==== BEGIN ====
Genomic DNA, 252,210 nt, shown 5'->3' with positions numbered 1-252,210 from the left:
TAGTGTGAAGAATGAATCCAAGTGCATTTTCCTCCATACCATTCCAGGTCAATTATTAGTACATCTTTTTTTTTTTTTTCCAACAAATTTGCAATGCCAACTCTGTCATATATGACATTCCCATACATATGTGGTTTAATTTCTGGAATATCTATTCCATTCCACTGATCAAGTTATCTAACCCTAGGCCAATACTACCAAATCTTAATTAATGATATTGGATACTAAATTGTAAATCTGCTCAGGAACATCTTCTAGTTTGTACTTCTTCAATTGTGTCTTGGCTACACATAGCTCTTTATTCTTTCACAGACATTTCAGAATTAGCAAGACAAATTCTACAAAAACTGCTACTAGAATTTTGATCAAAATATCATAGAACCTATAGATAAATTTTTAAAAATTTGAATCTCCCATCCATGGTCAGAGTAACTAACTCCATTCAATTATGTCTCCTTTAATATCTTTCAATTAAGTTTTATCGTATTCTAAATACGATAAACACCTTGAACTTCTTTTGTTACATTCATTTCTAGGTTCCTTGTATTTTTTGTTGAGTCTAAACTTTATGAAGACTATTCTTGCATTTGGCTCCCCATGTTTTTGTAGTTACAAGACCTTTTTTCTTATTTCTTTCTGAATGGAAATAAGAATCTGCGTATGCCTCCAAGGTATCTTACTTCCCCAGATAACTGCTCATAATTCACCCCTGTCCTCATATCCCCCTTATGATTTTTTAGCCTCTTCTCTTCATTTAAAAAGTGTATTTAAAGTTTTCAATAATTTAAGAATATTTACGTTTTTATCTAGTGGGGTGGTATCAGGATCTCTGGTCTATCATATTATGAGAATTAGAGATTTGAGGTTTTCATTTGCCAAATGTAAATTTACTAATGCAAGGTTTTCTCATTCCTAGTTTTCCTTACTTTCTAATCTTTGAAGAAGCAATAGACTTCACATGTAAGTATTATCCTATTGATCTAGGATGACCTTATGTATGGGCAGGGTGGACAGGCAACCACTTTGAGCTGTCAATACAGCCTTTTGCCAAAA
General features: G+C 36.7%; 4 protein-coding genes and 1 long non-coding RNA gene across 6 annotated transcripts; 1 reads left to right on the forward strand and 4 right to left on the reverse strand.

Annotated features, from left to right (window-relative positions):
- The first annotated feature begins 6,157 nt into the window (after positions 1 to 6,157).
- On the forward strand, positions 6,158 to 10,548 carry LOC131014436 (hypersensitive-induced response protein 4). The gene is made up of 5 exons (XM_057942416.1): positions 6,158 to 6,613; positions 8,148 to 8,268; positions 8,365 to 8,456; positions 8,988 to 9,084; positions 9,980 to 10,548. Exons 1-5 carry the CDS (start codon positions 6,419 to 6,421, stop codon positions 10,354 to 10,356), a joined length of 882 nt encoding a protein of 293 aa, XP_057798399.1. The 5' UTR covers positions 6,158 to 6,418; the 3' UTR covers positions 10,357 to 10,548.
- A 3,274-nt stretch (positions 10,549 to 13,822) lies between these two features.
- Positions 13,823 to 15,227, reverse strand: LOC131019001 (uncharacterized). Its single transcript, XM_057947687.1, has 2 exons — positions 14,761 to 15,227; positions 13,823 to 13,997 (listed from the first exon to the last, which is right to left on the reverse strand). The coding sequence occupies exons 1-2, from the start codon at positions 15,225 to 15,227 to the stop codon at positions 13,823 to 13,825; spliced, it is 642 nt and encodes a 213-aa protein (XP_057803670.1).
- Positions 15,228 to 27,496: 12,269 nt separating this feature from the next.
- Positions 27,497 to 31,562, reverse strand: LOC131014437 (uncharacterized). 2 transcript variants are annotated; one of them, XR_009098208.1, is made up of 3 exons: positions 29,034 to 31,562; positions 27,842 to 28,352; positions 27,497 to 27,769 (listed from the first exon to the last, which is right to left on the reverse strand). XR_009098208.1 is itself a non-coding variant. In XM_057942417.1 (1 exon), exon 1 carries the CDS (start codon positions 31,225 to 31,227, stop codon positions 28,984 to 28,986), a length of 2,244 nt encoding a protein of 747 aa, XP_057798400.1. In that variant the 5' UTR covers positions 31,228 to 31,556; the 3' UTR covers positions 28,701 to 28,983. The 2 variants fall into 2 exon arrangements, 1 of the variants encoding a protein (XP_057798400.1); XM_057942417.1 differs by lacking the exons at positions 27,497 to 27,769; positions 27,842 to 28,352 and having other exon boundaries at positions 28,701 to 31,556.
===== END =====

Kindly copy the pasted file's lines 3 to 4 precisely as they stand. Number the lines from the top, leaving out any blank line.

General features: G+C 36.7%; 4 protein-coding genes and 1 long non-coding RNA gene across 6 annotated transcripts; 1 reads left to right on the forward strand and 4 right to left on the reverse strand.

Annotated features, from left to right (window-relative positions):